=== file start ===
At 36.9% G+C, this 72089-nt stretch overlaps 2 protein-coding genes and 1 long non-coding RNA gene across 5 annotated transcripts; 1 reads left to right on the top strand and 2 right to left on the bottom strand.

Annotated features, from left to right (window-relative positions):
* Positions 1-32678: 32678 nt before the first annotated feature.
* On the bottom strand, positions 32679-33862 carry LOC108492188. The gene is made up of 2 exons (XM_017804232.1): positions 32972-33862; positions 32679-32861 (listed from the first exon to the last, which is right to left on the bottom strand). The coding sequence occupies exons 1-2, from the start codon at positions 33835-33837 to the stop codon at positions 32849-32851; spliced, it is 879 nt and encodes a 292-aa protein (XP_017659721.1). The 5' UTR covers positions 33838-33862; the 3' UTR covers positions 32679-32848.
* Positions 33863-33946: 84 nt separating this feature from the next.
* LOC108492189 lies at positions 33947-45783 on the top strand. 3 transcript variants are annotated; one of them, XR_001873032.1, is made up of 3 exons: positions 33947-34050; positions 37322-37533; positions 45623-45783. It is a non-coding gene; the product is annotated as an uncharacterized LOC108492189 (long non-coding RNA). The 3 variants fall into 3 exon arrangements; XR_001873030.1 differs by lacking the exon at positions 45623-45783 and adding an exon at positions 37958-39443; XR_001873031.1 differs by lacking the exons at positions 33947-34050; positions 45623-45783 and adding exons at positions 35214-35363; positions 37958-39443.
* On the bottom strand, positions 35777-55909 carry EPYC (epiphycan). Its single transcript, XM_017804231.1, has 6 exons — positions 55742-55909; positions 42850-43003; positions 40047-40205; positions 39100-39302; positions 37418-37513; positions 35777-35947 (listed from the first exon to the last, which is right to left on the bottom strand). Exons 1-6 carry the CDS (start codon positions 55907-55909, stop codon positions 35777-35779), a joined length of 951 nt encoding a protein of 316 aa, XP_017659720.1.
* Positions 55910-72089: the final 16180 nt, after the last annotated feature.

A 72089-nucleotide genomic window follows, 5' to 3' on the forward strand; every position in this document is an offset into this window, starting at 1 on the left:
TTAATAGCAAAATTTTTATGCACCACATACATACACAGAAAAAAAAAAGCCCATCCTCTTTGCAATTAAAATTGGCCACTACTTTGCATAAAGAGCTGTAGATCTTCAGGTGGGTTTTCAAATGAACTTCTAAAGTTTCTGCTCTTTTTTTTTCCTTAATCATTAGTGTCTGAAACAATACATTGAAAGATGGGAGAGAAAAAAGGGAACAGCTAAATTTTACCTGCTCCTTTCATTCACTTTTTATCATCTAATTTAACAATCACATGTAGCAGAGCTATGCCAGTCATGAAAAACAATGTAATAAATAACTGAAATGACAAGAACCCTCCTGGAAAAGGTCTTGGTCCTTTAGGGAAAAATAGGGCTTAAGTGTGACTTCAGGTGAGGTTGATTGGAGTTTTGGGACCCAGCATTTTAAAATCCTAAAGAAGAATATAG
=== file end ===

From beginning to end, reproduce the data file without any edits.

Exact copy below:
At 36.9% G+C, this 72089-nt stretch overlaps 2 protein-coding genes and 1 long non-coding RNA gene across 5 annotated transcripts; 1 reads left to right on the top strand and 2 right to left on the bottom strand.

Annotated features, from left to right (window-relative positions):
* Positions 1-32678: 32678 nt before the first annotated feature.
* On the bottom strand, positions 32679-33862 carry LOC108492188. The gene is made up of 2 exons (XM_017804232.1): positions 32972-33862; positions 32679-32861 (listed from the first exon to the last, which is right to left on the bottom strand). The coding sequence occupies exons 1-2, from the start codon at positions 33835-33837 to the stop codon at positions 32849-32851; spliced, it is 879 nt and encodes a 292-aa protein (XP_017659721.1). The 5' UTR covers positions 33838-33862; the 3' UTR covers positions 32679-32848.
* Positions 33863-33946: 84 nt separating this feature from the next.
* LOC108492189 lies at positions 33947-45783 on the top strand. 3 transcript variants are annotated; one of them, XR_001873032.1, is made up of 3 exons: positions 33947-34050; positions 37322-37533; positions 45623-45783. It is a non-coding gene; the product is annotated as an uncharacterized LOC108492189 (long non-coding RNA). The 3 variants fall into 3 exon arrangements; XR_001873030.1 differs by lacking the exon at positions 45623-45783 and adding an exon at positions 37958-39443; XR_001873031.1 differs by lacking the exons at positions 33947-34050; positions 45623-45783 and adding exons at positions 35214-35363; positions 37958-39443.
* On the bottom strand, positions 35777-55909 carry EPYC (epiphycan). Its single transcript, XM_017804231.1, has 6 exons — positions 55742-55909; positions 42850-43003; positions 40047-40205; positions 39100-39302; positions 37418-37513; positions 35777-35947 (listed from the first exon to the last, which is right to left on the bottom strand). Exons 1-6 carry the CDS (start codon positions 55907-55909, stop codon positions 35777-35779), a joined length of 951 nt encoding a protein of 316 aa, XP_017659720.1.
* Positions 55910-72089: the final 16180 nt, after the last annotated feature.

A 72089-nucleotide genomic window follows, 5' to 3' on the forward strand; every position in this document is an offset into this window, starting at 1 on the left:
TTAATAGCAAAATTTTTATGCACCACATACATACACAGAAAAAAAAAAGCCCATCCTCTTTGCAATTAAAATTGGCCACTACTTTGCATAAAGAGCTGTAGATCTTCAGGTGGGTTTTCAAATGAACTTCTAAAGTTTCTGCTCTTTTTTTTTCCTTAATCATTAGTGTCTGAAACAATACATTGAAAGATGGGAGAGAAAAAAGGGAACAGCTAAATTTTACCTGCTCCTTTCATTCACTTTTTATCATCTAATTTAACAATCACATGTAGCAGAGCTATGCCAGTCATGAAAAACAATGTAATAAATAACTGAAATGACAAGAACCCTCCTGGAAAAGGTCTTGGTCCTTTAGGGAAAAATAGGGCTTAAGTGTGACTTCAGGTGAGGTTGATTGGAGTTTTGGGACCCAGCATTTTAAAATCCTAAAGAAGAATATAG